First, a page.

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Vet Microbiol. 2000 May 22;74(1-2):15-27.

Evolution of avian influenza viruses.

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  • 1Southeast Poultry Research Laboratory, 934 College Station Road, Athens, GA 30605, USA. dsuarez@seprl.usda.gov

Abstract

Although influenza viruses can infect a wide variety of birds and mammals, the natural host of the virus is wild waterfowl, shorebirds, and gulls. When other species of animals, including chickens, turkeys, swine, horses, and humans, are infected with influenza viruses, they are considered aberrant hosts. The distinction between the normal and aberrant host is important when describing virus evolution in the different host groups. The evolutionary rate of influenza virus in the natural host reservoirs is believed to be slow, while in mammals the rate is much higher. The higher rate of evolution in mammals is thought to be a result of selective pressure on the virus to adapt to an aberrant host species. Chickens and turkey influenza virus isolates have previously and incorrectly been lumped together with wild waterfowl, gull, and shorebird influenza viruses when determining rates of evolutionary change. To determine mutational and evolutionary rates of a virus in any host species, two primary assumptions must be met: first, all isolates included in the analysis must have descended from a single introduction of the virus, and second, the outbreak must continue long enough to determine a trend. For poultry, three recent outbreaks of avian influenza meet these criteria, and the sequences of the hemagglutinin and nonstructural genes were compared. Sequences from all three outbreaks were compared to an avian influenza virus consensus sequence, which at the amino acid level is highly conserved for all the internal viral proteins. The consensus sequence also provides a common point of origin to compare all influenza viruses. The evolutionary rates determined for all three outbreaks were similar to what is observed in mammals, providing strong evidence of adaptation of influenza to the new host species, chickens and turkeys.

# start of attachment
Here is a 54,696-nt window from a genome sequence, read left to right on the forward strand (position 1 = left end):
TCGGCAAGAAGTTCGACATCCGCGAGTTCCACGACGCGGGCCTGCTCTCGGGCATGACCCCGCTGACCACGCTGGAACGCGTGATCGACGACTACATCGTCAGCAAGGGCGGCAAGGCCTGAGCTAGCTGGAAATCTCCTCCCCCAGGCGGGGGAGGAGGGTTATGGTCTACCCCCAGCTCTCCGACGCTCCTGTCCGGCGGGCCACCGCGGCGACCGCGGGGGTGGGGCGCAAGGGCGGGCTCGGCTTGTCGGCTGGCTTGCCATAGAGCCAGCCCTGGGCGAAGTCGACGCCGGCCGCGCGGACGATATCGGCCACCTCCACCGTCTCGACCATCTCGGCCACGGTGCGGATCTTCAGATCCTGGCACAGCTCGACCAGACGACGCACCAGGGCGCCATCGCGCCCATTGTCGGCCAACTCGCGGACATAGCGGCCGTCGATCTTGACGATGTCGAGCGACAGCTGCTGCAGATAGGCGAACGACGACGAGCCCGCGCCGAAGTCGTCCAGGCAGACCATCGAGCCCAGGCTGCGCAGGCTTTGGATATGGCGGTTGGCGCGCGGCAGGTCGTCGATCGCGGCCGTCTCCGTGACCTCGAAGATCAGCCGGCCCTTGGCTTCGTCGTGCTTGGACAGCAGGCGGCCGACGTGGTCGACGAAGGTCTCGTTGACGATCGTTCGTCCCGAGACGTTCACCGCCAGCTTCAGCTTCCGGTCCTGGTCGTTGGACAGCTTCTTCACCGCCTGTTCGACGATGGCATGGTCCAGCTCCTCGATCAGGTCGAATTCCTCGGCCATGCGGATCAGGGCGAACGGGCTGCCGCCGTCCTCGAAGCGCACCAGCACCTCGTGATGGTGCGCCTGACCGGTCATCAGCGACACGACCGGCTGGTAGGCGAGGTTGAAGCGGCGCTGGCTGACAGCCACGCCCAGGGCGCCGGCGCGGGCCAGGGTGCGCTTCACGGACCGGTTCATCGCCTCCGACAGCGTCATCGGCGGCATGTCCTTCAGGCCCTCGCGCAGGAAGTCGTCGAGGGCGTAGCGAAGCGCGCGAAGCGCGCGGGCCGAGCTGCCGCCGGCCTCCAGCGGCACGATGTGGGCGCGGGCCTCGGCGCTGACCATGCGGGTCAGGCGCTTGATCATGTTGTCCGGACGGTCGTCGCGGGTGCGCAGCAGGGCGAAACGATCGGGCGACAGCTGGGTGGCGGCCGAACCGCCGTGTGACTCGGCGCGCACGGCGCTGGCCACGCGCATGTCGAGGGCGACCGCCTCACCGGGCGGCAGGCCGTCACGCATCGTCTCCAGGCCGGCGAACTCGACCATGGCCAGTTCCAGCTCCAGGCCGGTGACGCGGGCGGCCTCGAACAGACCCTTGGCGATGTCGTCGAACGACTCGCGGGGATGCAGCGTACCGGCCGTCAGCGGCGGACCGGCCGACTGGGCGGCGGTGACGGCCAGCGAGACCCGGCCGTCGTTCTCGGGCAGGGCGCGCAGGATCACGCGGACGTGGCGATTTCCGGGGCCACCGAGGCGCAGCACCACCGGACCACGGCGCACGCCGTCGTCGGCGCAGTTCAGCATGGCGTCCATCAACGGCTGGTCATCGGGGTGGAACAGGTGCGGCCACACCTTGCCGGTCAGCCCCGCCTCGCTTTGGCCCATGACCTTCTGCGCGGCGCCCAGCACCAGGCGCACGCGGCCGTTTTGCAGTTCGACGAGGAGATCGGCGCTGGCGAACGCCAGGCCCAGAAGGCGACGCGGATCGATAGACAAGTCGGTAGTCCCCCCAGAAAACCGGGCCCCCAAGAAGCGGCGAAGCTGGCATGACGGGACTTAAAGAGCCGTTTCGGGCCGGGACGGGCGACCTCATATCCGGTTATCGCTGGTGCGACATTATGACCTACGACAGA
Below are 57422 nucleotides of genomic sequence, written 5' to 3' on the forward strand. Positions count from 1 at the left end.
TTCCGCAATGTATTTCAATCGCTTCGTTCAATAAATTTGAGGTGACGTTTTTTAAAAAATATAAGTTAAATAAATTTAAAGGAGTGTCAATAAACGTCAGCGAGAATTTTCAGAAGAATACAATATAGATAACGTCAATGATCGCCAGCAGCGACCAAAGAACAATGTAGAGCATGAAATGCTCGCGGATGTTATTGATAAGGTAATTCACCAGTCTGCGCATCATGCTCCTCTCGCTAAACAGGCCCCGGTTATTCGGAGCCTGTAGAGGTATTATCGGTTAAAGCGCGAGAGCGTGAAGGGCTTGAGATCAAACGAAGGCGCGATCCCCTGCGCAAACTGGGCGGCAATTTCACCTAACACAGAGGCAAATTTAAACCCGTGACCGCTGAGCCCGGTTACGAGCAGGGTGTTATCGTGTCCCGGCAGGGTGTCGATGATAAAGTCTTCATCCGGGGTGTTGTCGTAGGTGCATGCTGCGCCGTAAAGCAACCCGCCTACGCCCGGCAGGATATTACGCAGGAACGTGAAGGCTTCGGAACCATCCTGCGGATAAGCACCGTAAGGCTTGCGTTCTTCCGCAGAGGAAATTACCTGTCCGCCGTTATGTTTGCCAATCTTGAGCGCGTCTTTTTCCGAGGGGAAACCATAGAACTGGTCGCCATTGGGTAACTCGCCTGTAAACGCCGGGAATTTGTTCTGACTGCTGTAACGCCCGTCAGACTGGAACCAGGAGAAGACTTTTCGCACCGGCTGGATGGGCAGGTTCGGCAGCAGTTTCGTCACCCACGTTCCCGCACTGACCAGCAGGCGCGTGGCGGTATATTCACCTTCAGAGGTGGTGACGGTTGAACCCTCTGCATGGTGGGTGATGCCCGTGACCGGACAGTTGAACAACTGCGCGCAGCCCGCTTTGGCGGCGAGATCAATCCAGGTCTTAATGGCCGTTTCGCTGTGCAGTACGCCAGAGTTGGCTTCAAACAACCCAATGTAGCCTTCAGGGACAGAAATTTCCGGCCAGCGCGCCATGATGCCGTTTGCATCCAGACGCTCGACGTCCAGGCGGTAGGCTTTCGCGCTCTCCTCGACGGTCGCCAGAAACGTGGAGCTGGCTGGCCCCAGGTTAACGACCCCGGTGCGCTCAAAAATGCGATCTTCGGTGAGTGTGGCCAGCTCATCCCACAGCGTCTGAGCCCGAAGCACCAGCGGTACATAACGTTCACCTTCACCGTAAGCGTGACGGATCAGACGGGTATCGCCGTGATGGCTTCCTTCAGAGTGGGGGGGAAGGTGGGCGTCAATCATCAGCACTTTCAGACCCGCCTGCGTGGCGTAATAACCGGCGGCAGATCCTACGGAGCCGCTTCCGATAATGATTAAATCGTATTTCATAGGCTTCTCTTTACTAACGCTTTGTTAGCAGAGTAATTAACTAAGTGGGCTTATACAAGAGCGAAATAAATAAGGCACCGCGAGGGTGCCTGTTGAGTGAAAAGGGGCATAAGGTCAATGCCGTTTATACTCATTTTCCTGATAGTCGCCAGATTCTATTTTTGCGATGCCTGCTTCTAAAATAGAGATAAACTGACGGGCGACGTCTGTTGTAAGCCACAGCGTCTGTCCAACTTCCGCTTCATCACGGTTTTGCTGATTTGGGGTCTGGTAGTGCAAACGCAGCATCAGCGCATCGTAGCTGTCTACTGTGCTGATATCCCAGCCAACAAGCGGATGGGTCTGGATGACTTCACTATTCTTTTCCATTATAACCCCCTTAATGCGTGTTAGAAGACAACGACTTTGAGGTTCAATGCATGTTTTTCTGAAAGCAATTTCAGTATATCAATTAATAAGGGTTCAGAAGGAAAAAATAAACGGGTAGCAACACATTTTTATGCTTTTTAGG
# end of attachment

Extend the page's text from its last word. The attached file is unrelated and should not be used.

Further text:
PMID:
10799775
[PubMed - indexed for MEDLINE]
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